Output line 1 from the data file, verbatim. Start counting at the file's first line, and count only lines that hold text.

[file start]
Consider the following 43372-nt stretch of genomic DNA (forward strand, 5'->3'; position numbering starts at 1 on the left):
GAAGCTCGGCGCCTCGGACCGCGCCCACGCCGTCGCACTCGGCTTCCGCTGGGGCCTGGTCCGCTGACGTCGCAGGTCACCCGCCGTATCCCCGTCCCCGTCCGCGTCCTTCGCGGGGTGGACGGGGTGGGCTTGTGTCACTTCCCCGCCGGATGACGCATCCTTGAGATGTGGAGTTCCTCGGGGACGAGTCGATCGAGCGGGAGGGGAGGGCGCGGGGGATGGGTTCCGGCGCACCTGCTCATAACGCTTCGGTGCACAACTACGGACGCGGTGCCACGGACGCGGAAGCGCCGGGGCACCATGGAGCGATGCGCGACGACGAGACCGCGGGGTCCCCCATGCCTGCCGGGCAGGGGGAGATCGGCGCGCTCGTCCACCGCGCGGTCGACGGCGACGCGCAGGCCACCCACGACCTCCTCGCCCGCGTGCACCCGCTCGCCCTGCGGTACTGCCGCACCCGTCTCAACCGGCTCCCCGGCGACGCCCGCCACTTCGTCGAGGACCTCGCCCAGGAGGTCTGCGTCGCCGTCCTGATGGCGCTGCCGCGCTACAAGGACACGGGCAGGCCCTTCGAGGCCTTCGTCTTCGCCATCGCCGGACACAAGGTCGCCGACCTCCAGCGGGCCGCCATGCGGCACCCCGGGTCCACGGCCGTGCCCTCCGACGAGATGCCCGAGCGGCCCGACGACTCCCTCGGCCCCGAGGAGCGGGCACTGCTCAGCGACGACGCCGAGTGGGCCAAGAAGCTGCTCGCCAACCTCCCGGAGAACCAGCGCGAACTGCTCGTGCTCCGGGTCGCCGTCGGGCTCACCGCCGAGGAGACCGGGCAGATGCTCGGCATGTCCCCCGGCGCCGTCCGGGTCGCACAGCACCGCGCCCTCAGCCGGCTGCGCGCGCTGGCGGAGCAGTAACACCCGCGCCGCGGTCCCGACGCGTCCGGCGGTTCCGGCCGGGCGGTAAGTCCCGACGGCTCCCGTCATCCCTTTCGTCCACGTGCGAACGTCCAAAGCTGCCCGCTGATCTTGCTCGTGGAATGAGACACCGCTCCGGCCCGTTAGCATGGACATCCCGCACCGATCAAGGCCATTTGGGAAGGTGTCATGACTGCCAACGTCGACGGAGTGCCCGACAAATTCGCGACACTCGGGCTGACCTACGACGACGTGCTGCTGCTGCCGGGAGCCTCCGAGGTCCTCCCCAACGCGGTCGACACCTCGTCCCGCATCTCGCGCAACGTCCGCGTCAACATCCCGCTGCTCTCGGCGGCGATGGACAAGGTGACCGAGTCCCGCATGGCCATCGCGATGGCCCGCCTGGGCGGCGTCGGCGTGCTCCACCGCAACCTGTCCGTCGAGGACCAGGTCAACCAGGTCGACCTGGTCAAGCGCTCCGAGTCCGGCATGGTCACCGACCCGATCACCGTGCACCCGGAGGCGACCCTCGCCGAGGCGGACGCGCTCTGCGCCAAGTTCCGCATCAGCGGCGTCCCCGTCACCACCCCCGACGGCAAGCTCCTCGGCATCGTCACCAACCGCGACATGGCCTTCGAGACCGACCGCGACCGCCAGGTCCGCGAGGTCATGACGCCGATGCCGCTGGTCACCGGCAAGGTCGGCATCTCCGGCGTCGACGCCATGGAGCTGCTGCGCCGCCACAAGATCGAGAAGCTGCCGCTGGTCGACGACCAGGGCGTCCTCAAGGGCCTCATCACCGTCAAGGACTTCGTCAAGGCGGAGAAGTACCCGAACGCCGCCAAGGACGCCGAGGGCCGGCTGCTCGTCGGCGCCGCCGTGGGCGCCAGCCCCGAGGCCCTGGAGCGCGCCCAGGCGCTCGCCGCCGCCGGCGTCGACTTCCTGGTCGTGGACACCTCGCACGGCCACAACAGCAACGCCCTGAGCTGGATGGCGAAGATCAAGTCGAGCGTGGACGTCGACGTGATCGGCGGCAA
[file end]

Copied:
Consider the following 43372-nt stretch of genomic DNA (forward strand, 5'->3'; position numbering starts at 1 on the left):